Hydrogen-fuel-powered bell segments of biomimetic jellyfish

Yonas Tadesse, Alex Villanueva, Carter Haines, David Novitski, Ray Baughman, Shashank Priya

Research output: Contribution to journalArticlepeer-review

22 Scopus citations

Abstract

Artificial muscles powered by a renewable energy source are desired for joint articulation in bio-inspired autonomous systems. In this study, a robotic underwater vehicle, inspired by jellyfish, was designed to be actuated by a chemical fuel source. The fuel-powered muscles presented in this work comprise nano-platinum catalyst-coated multi-wall carbon nanotube (MWCNT) sheets, wrapped on the surface of nickeltitanium (NiTi) shape memory alloy (SMA). As a mixture of oxygen and hydrogen gases makes contact with the platinum, the resulting exothermic reaction activates the nickeltitanium (NiTi)-based SMA. The MWCNT sheets serve as a support for the platinum particles and enhance the heat transfer due to the high thermal conductivity between the composite and the SMA. A hydrogen and oxygen fuel source could potentially provide higher power density than electrical sources. Several vehicle designs were considered and a peripheral SMA configuration under the robotic bell was chosen as the best arrangement. Constitutive equations combined with thermodynamic modeling were developed to understand the influence of system parameters that affect the overall actuation behavior of the fuel-powered SMA. The model is based on the changes in entropy of the hydrogen and oxygen fuel on the composite actuator within a channel. The specific heat capacity is the dominant factor controlling the width of the strain for various pulse widths of fuel delivery. Both theoretical and experimental strains for different diameter (100 and 150νm) SMA/MWCNT/Pt fuel-powered muscles with dead weight attached at the end exhibited the highest magnitude under 450ms of fuel delivery within 1.6mm diameter conduit size. Fuel-powered bell deformation of 13.5% was found to be comparable to that of electrically powered (29%) and natural jellyfish (42%).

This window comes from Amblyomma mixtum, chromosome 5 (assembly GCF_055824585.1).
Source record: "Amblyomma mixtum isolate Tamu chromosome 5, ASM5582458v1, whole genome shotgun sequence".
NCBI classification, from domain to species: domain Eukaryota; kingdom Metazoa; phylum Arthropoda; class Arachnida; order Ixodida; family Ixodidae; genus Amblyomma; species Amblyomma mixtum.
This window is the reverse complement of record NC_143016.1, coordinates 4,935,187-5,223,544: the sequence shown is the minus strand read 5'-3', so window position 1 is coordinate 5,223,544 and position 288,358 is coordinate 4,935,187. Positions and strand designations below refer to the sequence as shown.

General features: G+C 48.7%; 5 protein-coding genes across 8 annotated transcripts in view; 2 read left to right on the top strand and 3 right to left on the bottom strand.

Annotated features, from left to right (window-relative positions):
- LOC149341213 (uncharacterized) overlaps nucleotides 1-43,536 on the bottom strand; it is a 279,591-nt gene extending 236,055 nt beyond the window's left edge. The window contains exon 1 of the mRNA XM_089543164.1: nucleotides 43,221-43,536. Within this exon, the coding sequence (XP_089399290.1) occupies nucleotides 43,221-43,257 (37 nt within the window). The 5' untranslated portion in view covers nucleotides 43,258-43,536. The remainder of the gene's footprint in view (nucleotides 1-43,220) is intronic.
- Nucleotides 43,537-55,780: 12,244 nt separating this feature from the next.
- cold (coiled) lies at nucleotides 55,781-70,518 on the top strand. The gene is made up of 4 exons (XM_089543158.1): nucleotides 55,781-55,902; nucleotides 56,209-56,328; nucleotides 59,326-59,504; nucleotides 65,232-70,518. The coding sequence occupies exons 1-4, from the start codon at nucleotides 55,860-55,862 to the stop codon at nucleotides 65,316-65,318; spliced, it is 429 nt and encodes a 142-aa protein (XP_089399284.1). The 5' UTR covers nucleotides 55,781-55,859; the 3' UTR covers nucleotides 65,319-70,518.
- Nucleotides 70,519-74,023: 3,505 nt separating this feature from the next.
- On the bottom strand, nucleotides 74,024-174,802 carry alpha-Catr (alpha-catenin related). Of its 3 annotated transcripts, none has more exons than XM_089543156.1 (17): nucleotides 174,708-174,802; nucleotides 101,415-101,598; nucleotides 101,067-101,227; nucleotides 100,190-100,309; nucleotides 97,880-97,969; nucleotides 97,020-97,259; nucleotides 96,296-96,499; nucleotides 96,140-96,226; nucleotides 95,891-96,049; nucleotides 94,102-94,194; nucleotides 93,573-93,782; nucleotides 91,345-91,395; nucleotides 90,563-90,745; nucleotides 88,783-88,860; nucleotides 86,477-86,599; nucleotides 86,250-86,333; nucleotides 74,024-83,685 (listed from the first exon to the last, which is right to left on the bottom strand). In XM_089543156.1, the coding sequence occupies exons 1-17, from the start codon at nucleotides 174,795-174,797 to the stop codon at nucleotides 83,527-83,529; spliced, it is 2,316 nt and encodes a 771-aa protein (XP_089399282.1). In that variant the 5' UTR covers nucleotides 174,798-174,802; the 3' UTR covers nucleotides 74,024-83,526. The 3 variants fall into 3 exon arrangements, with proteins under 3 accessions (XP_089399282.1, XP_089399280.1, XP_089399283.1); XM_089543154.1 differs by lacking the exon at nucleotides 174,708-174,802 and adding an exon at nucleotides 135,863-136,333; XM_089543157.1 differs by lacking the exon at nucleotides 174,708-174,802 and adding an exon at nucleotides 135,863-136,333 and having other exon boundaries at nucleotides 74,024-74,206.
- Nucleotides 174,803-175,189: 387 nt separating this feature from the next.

Original languageEnglish (US)
Article number045013
JournalSmart Materials and Structures
Volume21
Issue number4
DOIs
StatePublished - Apr 1 2012

All Science Journal Classification (ASJC) codes

  • Signal Processing
  • Civil and Structural Engineering
  • Atomic and Molecular Physics, and Optics
  • Materials Science(all)
  • Condensed Matter Physics
  • Mechanics of Materials
  • Electrical and Electronic Engineering

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